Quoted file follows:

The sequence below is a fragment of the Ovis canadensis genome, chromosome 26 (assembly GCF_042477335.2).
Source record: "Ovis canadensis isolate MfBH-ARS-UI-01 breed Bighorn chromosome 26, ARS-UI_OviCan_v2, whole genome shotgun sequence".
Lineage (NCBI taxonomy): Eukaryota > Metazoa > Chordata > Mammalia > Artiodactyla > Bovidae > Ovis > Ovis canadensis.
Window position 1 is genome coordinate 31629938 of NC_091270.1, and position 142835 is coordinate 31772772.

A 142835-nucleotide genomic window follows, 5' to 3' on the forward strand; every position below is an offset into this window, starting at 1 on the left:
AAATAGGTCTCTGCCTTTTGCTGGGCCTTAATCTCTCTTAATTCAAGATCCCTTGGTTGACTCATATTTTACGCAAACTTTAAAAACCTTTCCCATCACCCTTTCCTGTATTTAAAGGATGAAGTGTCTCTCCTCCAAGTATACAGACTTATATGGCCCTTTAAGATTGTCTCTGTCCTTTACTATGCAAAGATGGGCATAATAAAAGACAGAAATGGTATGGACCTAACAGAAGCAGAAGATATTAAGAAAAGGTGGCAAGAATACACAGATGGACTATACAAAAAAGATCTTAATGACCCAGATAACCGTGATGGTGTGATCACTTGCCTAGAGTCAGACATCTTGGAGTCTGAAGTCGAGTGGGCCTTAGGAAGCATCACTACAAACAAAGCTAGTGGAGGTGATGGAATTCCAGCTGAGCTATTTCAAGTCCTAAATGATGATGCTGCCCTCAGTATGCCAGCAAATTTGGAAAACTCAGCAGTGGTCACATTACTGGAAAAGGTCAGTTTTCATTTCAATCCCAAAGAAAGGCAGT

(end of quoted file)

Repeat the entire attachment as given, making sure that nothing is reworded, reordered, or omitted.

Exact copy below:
The sequence below is a fragment of the Ovis canadensis genome, chromosome 26 (assembly GCF_042477335.2).
Source record: "Ovis canadensis isolate MfBH-ARS-UI-01 breed Bighorn chromosome 26, ARS-UI_OviCan_v2, whole genome shotgun sequence".
Lineage (NCBI taxonomy): Eukaryota > Metazoa > Chordata > Mammalia > Artiodactyla > Bovidae > Ovis > Ovis canadensis.
Window position 1 is genome coordinate 31629938 of NC_091270.1, and position 142835 is coordinate 31772772.

A 142835-nucleotide genomic window follows, 5' to 3' on the forward strand; every position below is an offset into this window, starting at 1 on the left:
AAATAGGTCTCTGCCTTTTGCTGGGCCTTAATCTCTCTTAATTCAAGATCCCTTGGTTGACTCATATTTTACGCAAACTTTAAAAACCTTTCCCATCACCCTTTCCTGTATTTAAAGGATGAAGTGTCTCTCCTCCAAGTATACAGACTTATATGGCCCTTTAAGATTGTCTCTGTCCTTTACTATGCAAAGATGGGCATAATAAAAGACAGAAATGGTATGGACCTAACAGAAGCAGAAGATATTAAGAAAAGGTGGCAAGAATACACAGATGGACTATACAAAAAAGATCTTAATGACCCAGATAACCGTGATGGTGTGATCACTTGCCTAGAGTCAGACATCTTGGAGTCTGAAGTCGAGTGGGCCTTAGGAAGCATCACTACAAACAAAGCTAGTGGAGGTGATGGAATTCCAGCTGAGCTATTTCAAGTCCTAAATGATGATGCTGCCCTCAGTATGCCAGCAAATTTGGAAAACTCAGCAGTGGTCACATTACTGGAAAAGGTCAGTTTTCATTTCAATCCCAAAGAAAGGCAGT